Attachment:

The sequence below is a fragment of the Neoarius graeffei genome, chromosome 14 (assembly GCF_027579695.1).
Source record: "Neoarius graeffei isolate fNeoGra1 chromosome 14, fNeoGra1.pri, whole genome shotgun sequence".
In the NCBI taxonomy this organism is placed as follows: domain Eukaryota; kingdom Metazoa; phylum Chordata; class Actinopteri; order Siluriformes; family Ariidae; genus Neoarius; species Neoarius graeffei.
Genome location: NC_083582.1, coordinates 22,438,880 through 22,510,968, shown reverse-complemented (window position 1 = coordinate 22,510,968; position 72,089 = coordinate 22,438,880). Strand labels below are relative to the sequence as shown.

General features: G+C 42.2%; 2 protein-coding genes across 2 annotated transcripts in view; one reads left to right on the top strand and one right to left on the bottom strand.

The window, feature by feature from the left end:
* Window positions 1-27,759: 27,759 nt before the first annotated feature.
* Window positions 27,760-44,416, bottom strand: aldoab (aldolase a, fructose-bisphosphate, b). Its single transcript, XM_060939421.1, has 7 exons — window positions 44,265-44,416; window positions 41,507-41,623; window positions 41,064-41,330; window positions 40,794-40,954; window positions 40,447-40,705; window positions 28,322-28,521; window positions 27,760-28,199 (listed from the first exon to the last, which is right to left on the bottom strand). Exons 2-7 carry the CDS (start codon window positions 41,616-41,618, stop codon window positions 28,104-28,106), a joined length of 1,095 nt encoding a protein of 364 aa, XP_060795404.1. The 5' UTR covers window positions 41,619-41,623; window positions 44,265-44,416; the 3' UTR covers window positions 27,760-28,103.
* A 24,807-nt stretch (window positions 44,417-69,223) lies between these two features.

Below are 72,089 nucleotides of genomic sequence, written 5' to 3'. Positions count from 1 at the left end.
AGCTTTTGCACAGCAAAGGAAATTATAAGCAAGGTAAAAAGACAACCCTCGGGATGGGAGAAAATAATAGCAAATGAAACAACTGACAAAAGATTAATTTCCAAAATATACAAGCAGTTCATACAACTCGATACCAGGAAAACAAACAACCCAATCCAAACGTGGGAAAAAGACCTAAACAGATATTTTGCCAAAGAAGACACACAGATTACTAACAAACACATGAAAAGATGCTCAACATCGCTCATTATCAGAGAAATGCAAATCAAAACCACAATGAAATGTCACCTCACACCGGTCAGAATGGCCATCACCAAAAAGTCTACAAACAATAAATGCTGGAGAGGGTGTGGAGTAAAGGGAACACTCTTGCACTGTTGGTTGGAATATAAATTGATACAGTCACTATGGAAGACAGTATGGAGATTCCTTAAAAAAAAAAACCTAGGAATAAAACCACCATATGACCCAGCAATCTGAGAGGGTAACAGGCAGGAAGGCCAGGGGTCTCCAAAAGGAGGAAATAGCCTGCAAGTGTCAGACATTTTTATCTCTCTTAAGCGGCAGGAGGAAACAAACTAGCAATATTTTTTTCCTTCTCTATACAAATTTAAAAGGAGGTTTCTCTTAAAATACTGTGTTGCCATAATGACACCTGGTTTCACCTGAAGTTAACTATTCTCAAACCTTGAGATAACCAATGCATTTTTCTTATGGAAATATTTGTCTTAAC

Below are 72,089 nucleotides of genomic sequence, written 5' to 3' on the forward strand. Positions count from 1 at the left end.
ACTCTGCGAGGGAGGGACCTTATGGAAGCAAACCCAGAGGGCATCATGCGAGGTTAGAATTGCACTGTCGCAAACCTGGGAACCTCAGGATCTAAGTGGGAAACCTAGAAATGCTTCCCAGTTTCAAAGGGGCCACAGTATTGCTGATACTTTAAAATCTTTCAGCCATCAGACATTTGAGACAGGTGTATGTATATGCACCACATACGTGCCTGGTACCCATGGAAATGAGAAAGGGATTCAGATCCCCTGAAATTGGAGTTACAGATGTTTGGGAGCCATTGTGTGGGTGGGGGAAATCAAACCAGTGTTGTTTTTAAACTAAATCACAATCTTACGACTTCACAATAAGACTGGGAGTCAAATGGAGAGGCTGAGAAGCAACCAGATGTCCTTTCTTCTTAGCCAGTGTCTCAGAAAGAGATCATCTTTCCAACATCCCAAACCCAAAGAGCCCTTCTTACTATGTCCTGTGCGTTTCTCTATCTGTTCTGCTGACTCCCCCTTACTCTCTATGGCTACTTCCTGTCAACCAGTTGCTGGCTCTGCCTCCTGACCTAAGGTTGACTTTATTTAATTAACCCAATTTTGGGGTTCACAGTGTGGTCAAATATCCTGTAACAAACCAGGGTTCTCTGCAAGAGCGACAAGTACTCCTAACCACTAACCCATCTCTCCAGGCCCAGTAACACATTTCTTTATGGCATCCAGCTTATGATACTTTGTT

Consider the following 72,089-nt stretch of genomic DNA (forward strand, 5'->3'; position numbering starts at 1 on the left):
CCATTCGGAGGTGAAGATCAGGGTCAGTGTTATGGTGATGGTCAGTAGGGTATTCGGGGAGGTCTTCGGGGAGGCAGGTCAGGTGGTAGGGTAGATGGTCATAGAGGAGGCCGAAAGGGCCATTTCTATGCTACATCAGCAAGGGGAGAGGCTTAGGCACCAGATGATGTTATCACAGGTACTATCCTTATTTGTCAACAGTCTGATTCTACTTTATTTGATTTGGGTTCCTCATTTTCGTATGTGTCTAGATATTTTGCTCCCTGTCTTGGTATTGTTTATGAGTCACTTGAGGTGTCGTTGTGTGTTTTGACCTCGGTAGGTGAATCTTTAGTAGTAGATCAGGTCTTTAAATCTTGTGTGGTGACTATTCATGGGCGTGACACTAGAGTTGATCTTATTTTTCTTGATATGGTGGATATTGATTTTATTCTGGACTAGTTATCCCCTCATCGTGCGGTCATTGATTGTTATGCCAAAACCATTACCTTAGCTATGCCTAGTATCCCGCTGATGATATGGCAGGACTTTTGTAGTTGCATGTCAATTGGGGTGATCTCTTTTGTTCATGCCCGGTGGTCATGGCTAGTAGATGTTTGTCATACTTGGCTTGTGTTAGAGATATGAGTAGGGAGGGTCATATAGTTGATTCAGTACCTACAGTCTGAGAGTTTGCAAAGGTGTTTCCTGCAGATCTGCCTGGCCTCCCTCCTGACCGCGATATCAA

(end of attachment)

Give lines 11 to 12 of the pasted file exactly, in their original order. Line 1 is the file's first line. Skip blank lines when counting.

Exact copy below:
AGCTTTTGCACAGCAAAGGAAATTATAAGCAAGGTAAAAAGACAACCCTCGGGATGGGAGAAAATAATAGCAAATGAAACAACTGACAAAAGATTAATTTCCAAAATATACAAGCAGTTCATACAACTCGATACCAGGAAAACAAACAACCCAATCCAAACGTGGGAAAAAGACCTAAACAGATATTTTGCCAAAGAAGACACACAGATTACTAACAAACACATGAAAAGATGCTCAACATCGCTCATTATCAGAGAAATGCAAATCAAAACCACAATGAAATGTCACCTCACACCGGTCAGAATGGCCATCACCAAAAAGTCTACAAACAATAAATGCTGGAGAGGGTGTGGAGTAAAGGGAACACTCTTGCACTGTTGGTTGGAATATAAATTGATACAGTCACTATGGAAGACAGTATGGAGATTCCTTAAAAAAAAAAACCTAGGAATAAAACCACCATATGACCCAGCAATCTGAGAGGGTAACAGGCAGGAAGGCCAGGGGTCTCCAAAAGGAGGAAATAGCCTGCAAGTGTCAGACATTTTTATCTCTCTTAAGCGGCAGGAGGAAACAAACTAGCAATATTTTTTTCCTTCTCTATACAAATTTAAAAGGAGGTTTCTCTTAAAATACTGTGTTGCCATAATGACACCTGGTTTCACCTGAAGTTAACTATTCTCAAACCTTGAGATAACCAATGCATTTTTCTTATGGAAATATTTGTCTTAAC

Below are 72,089 nucleotides of genomic sequence, written 5' to 3' on the forward strand. Positions count from 1 at the left end.